Cosmic 'God's Hand' Shines in Telescope Photo, Video

Cometary Globule CG4
Although the cometary globule CG4 (also called "God's Hand") looks menacing, it’s actually being ripped apart by nearby stars. (Image credit: ESO)

A telescope in Chile has captured a stunning view of a cosmic object with the celestial nickname "God's Hand."

The cometary globule CG4 glows threateningly in the image taken by the European Southern Observatory's Very Large Telescope (VLT) in Chile. It's easy to see why CG4 is referred to as God's Hand. The cometary globule appears as though it's about to devour distant stars and even space itself. But in reality, this tortured nebula of gas and dust is gradually being destroyed by nearby stars. ESO scientists used telescope observations to create a stunning video flythrough of the God's Hand cometary globule.

Located 1,300 light-years away toward the constellation Puppis, CG4 was first discovered in 1974. It evaded detection until the 20th century because it's so distant and faint. Only instruments as colossal as the VLT can tease out the details of the cosmic object. But its overall shape has been apparent for some time. With a dark head and long, faint tail, it looked like a comet. So astronomers called it and others like it cometary globules. [Haunting Photos: The Spookiest Nebulas in Space]

The head of CG4, which is only partially visible in the new VLT photo, is roughly 1.5 light-years long. The tail, which extends below the image, is about 8 light-years long. Although the head alone is over 2,000 times larger than our solar system, it’s relatively small astronomically speaking. In fact, it only harbors enough material to make a few sun-size stars.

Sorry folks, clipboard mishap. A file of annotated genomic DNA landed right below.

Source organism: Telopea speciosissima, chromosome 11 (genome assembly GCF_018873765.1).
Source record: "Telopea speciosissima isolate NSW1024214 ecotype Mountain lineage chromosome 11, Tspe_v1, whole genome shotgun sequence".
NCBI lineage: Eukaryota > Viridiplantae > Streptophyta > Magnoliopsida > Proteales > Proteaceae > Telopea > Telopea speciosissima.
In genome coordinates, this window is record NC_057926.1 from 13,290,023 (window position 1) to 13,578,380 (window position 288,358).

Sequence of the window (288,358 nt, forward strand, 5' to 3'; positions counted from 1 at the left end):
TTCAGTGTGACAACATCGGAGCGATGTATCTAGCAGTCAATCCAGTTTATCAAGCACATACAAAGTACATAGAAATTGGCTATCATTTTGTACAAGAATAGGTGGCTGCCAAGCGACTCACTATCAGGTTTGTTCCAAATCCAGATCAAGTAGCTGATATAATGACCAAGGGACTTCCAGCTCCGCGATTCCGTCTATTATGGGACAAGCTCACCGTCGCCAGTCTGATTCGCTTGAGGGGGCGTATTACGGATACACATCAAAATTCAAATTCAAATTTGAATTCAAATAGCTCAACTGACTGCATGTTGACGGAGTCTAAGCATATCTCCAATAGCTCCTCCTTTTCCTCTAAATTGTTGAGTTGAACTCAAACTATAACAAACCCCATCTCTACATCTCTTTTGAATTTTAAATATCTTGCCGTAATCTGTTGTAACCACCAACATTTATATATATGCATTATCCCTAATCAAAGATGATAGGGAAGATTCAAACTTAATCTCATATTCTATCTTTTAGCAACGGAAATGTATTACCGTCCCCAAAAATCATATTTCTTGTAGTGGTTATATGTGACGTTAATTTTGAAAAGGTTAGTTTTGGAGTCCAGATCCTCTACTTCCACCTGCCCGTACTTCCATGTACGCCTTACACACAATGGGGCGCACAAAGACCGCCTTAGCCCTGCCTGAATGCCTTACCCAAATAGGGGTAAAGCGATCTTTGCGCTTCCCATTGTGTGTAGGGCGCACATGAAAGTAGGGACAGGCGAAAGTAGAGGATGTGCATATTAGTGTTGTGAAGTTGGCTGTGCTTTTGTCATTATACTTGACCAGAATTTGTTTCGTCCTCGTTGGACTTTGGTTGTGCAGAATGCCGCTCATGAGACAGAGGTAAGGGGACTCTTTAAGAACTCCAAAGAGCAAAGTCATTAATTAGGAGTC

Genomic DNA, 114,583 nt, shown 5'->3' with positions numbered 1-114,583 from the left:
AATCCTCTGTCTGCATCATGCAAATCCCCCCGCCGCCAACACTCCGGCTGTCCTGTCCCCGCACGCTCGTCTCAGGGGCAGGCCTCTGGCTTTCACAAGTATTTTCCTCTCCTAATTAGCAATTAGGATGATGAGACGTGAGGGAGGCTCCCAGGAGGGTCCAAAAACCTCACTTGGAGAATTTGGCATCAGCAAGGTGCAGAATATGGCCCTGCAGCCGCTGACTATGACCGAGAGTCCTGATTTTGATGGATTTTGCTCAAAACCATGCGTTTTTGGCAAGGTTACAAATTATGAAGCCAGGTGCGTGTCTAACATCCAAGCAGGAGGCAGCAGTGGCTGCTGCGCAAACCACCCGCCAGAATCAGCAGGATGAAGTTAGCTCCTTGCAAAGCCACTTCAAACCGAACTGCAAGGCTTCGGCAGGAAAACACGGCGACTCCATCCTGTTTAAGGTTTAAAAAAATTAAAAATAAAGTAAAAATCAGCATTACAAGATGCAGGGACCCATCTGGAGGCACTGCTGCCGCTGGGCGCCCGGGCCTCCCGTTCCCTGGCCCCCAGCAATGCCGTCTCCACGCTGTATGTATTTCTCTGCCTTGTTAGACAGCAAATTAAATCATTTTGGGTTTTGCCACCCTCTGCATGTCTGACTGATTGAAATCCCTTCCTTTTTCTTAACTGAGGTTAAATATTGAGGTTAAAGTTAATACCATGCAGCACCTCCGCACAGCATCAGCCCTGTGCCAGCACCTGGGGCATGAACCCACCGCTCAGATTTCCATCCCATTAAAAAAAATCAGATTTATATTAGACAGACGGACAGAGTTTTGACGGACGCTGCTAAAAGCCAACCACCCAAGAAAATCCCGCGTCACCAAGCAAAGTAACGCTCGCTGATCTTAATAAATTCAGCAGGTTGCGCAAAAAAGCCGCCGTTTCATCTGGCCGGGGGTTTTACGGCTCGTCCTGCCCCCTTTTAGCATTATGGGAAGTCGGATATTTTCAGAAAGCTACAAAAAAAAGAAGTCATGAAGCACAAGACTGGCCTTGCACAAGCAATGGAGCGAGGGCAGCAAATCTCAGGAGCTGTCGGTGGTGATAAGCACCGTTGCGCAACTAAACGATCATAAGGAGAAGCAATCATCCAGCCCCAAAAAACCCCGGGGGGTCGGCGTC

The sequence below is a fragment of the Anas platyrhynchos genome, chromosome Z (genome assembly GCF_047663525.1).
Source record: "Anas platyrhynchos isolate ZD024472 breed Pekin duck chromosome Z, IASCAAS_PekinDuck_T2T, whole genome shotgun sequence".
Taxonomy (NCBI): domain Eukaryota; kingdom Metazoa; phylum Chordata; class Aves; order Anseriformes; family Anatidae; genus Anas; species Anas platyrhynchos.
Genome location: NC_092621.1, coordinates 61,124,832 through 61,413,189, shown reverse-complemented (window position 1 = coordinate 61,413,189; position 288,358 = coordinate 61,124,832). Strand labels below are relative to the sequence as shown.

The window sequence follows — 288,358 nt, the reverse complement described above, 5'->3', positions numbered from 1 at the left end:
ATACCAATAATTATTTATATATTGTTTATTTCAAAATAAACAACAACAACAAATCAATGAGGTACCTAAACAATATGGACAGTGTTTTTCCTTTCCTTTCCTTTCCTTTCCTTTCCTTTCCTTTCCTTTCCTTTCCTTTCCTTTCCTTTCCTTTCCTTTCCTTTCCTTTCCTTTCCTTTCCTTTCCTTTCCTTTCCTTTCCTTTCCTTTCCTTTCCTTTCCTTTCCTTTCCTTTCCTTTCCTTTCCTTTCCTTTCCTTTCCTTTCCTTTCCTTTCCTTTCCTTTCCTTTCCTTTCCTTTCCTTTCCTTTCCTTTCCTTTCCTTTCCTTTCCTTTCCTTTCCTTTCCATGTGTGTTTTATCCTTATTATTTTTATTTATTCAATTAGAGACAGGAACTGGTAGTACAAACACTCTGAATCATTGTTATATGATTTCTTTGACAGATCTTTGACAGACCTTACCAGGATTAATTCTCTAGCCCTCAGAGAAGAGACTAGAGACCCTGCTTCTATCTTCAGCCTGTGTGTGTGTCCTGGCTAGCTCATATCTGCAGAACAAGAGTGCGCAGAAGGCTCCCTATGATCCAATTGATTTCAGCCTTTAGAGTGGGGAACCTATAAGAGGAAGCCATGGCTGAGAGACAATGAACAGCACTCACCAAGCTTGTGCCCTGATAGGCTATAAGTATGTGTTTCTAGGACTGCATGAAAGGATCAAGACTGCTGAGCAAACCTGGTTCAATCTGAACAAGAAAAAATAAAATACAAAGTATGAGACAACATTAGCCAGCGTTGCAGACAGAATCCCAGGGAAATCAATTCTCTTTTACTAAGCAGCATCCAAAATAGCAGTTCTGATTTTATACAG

The frightening head of the nebula is a thick cloud of dust and gas, which is only visible because it's illuminated by nearby stars. GC4 glows brilliantly in red light from electrically charged hydrogen. Astronomers know this particular light well. It's the H-alpha spectral line, which occurs when a hydrogen electron falls from its third to second lowest energy level.

The nearby stars are continually ionizing the cometary globule's gas. But it doesn't take long before the nucleus and removed electron can recombine to form a new hydrogen atom with the electron typically in a higher energy state. This electron will then cascade back to the ground state, a process that produces H-alpha emission – or red light – about half the time.

This very process, however, is also gradually destroying the head of the globule by eroding away tiny particles that scatter starlight.

But the reason behind CG4's and other cometary globule's ruptured form is still under debate. One theory suggests that they were originally spherical nebulas, which were ruptured by a nearby supernova explosion. Another theory suggests that they were shaped by nearby stellar winds and ionizing radiation from hot nearby stars.

Astronomers will have to further study these cracked clouds in detail. By determining the mass, density, temperature, and velocities of the visible dust and gas, astronomers can shed light on their violent origins.

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Shannon Hall

Shannon Hall is an award-winning freelance science journalist, who specializes in writing about astronomy, geology and the environment. Her work has appeared in The New York Times, Scientific American, National Geographic, Nature, Quanta and elsewhere. A constant nomad, she has lived in a Buddhist temple in Thailand, slept under the stars in the Sahara and reported several stories aboard an icebreaker near the North Pole.